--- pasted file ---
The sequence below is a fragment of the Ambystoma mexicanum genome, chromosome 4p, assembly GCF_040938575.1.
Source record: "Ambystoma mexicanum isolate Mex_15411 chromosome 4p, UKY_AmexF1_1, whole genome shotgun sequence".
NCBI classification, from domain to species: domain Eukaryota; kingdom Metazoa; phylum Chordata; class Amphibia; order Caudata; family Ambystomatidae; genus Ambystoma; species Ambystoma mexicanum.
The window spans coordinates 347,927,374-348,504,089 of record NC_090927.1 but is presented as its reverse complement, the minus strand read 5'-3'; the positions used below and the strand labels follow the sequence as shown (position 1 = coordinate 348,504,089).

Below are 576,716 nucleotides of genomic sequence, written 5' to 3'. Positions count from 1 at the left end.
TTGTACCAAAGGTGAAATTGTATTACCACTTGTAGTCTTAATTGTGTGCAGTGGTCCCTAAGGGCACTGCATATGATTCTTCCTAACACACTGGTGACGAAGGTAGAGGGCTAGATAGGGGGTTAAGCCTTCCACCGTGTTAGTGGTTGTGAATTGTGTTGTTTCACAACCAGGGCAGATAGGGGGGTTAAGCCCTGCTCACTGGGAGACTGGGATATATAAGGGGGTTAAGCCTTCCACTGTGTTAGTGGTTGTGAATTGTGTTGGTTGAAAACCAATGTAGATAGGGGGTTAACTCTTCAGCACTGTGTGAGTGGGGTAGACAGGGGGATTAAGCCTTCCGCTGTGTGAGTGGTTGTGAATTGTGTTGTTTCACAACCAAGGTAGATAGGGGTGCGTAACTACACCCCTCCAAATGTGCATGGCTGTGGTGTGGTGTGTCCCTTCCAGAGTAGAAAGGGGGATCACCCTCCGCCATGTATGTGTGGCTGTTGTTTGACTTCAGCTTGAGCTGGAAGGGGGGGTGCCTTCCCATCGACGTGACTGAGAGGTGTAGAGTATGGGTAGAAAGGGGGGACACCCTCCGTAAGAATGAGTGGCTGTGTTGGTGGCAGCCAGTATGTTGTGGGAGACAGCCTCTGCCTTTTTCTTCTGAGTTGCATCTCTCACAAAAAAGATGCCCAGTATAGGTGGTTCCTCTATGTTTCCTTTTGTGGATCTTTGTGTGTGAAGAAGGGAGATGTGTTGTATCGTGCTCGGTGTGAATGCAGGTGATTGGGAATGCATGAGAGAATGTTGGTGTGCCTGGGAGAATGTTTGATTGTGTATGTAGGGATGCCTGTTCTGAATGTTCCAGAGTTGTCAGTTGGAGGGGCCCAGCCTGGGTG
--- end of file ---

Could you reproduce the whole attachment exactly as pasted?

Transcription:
The sequence below is a fragment of the Ambystoma mexicanum genome, chromosome 4p, assembly GCF_040938575.1.
Source record: "Ambystoma mexicanum isolate Mex_15411 chromosome 4p, UKY_AmexF1_1, whole genome shotgun sequence".
NCBI classification, from domain to species: domain Eukaryota; kingdom Metazoa; phylum Chordata; class Amphibia; order Caudata; family Ambystomatidae; genus Ambystoma; species Ambystoma mexicanum.
The window spans coordinates 347,927,374-348,504,089 of record NC_090927.1 but is presented as its reverse complement, the minus strand read 5'-3'; the positions used below and the strand labels follow the sequence as shown (position 1 = coordinate 348,504,089).

Below are 576,716 nucleotides of genomic sequence, written 5' to 3'. Positions count from 1 at the left end.
TTGTACCAAAGGTGAAATTGTATTACCACTTGTAGTCTTAATTGTGTGCAGTGGTCCCTAAGGGCACTGCATATGATTCTTCCTAACACACTGGTGACGAAGGTAGAGGGCTAGATAGGGGGTTAAGCCTTCCACCGTGTTAGTGGTTGTGAATTGTGTTGTTTCACAACCAGGGCAGATAGGGGGGTTAAGCCCTGCTCACTGGGAGACTGGGATATATAAGGGGGTTAAGCCTTCCACTGTGTTAGTGGTTGTGAATTGTGTTGGTTGAAAACCAATGTAGATAGGGGGTTAACTCTTCAGCACTGTGTGAGTGGGGTAGACAGGGGGATTAAGCCTTCCGCTGTGTGAGTGGTTGTGAATTGTGTTGTTTCACAACCAAGGTAGATAGGGGTGCGTAACTACACCCCTCCAAATGTGCATGGCTGTGGTGTGGTGTGTCCCTTCCAGAGTAGAAAGGGGGATCACCCTCCGCCATGTATGTGTGGCTGTTGTTTGACTTCAGCTTGAGCTGGAAGGGGGGGTGCCTTCCCATCGACGTGACTGAGAGGTGTAGAGTATGGGTAGAAAGGGGGGACACCCTCCGTAAGAATGAGTGGCTGTGTTGGTGGCAGCCAGTATGTTGTGGGAGACAGCCTCTGCCTTTTTCTTCTGAGTTGCATCTCTCACAAAAAAGATGCCCAGTATAGGTGGTTCCTCTATGTTTCCTTTTGTGGATCTTTGTGTGTGAAGAAGGGAGATGTGTTGTATCGTGCTCGGTGTGAATGCAGGTGATTGGGAATGCATGAGAGAATGTTGGTGTGCCTGGGAGAATGTTTGATTGTGTATGTAGGGATGCCTGTTCTGAATGTTCCAGAGTTGTCAGTTGGAGGGGCCCAGCCTGGGTG